CASS LAKE -- Learning in the right setting can make all the difference in the world, as one state official learned during a tour to the northland.

Minnesota Education Commissioner Mary Cathryn Ricker visited The Area Learning Center in Cass Lake on Tuesday, hearing from both students and administrators the value of learning in a space that caters to their needs rather than in a one-size-fits-all system.

During her tour of the school , Ricker referred to education as a concept of constants and variables. She explained that successful graduates should be the constant and the education process should be the variable, instead of the other way around.

“Our constants should be those things we want for our students: we want graduation; we want those career exploration opportunities; we want those successful stories,” Ricker said. “Which means the variables can be everything else: where we’re going to school; the amount of time we’re spending in school.”

Gov. Tim Walz appointed Ricker as commissioner of education in late 2018.

The Area Learning Center is a choice program in Cass Lake, which means it acts as an alternative to the mainstream school district. Part of the school’s mission statement is “to meet the educational, social, emotional, and vocational needs of learners who are at-risk.”

Ricker spoke with Corey Madigan, a student who came into the ALC from the Bemidji School District. His father, Larry Madigan, told the commissioner how his two children's academic performance began to improve once they made the transition to their new school.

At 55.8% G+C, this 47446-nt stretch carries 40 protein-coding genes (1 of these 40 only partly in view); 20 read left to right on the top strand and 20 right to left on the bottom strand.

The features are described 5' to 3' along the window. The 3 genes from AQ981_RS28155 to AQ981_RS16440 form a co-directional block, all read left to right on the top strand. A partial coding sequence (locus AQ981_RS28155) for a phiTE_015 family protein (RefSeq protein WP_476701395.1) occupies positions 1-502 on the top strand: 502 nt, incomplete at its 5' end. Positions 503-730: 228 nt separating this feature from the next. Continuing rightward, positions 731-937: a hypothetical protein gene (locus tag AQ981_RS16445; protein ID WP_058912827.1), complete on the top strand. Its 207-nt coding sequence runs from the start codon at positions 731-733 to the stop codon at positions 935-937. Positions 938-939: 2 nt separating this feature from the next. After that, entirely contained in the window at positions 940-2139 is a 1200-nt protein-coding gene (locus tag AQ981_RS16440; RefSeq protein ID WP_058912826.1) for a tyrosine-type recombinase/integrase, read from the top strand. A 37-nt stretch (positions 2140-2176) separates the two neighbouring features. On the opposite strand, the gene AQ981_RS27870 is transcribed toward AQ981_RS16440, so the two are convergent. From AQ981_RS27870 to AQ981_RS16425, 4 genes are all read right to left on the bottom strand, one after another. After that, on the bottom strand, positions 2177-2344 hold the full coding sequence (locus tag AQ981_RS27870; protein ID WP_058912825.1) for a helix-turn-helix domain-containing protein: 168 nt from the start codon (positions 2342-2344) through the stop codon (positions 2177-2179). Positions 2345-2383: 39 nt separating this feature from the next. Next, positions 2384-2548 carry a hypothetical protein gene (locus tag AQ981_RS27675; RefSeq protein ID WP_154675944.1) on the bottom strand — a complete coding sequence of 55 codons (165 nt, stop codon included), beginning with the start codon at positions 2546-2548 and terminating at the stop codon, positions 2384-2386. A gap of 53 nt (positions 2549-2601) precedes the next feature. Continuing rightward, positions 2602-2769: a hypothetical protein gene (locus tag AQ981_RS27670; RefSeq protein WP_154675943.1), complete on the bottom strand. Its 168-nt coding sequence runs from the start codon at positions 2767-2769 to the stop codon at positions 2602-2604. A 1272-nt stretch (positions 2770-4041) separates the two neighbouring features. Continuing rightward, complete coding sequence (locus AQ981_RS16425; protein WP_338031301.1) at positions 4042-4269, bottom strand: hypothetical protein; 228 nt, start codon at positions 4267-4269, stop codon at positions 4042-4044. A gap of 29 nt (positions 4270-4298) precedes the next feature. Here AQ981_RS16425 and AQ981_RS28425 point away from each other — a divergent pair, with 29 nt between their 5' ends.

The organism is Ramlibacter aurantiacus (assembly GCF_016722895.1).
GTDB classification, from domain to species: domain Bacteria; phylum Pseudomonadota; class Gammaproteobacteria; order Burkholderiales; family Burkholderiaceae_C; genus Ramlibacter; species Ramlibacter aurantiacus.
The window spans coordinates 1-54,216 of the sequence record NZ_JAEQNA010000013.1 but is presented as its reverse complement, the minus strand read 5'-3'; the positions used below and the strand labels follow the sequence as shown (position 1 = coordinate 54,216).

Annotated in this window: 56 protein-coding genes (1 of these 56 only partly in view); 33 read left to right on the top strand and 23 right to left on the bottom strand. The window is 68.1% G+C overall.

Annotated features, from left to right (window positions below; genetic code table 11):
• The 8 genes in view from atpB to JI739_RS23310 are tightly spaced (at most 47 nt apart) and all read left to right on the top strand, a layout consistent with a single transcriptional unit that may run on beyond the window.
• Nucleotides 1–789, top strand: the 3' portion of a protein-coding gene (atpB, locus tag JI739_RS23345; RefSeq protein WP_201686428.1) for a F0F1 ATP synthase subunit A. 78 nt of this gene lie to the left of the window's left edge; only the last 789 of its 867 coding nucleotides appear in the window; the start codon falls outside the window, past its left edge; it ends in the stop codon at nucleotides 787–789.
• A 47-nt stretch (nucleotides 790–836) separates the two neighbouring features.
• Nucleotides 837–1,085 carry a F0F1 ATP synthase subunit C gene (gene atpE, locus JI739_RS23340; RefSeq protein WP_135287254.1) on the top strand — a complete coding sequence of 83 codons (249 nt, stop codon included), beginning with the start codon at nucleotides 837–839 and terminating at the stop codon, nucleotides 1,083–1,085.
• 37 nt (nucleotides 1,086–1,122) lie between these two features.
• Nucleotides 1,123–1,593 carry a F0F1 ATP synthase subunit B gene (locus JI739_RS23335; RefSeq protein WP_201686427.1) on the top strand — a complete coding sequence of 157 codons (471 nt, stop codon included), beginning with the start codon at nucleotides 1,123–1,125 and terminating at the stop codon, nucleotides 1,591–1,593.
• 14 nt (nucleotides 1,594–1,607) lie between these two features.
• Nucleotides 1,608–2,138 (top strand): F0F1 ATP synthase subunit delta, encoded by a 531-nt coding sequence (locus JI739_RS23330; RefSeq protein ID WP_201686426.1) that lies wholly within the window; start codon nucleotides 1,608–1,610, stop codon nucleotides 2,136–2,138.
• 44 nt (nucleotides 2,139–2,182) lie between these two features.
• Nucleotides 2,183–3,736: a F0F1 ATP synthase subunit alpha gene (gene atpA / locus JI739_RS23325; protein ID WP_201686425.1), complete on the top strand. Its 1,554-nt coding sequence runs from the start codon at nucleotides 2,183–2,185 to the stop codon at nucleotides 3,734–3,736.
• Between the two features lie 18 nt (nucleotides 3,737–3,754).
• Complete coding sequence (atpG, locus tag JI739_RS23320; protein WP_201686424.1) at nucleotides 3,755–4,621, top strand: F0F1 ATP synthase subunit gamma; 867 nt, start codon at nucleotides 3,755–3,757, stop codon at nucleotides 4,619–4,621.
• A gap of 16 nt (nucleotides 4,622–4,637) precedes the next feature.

“The smaller classes really helped my children out,” Larry Madigan said. “I’m really proud of them.”

Ricker asked the Madigans a number of questions about why they chose to transition to the ALC, what they liked about it, and why it worked for them individually.

Corey Madigan told the commissioner a little bit of his story. He said he didn’t adjust to the environment well in the Bemidji School District and that he often would go to school with “his guard up.” The ALC, he said, allowed him to take a step back and take things day by day.

Ricker said speaking with the family and school officials in Cass Lake reiterated that cookie-cutter solutions in public education are not always the best way to handle problems.

“In public education, one size does not fit all,” Ricker said. “It’s why local decisions really matter because what is a good fit here isn’t necessarily a good fit down the road. And what’s a good fit down there isn’t necessarily what this community values.”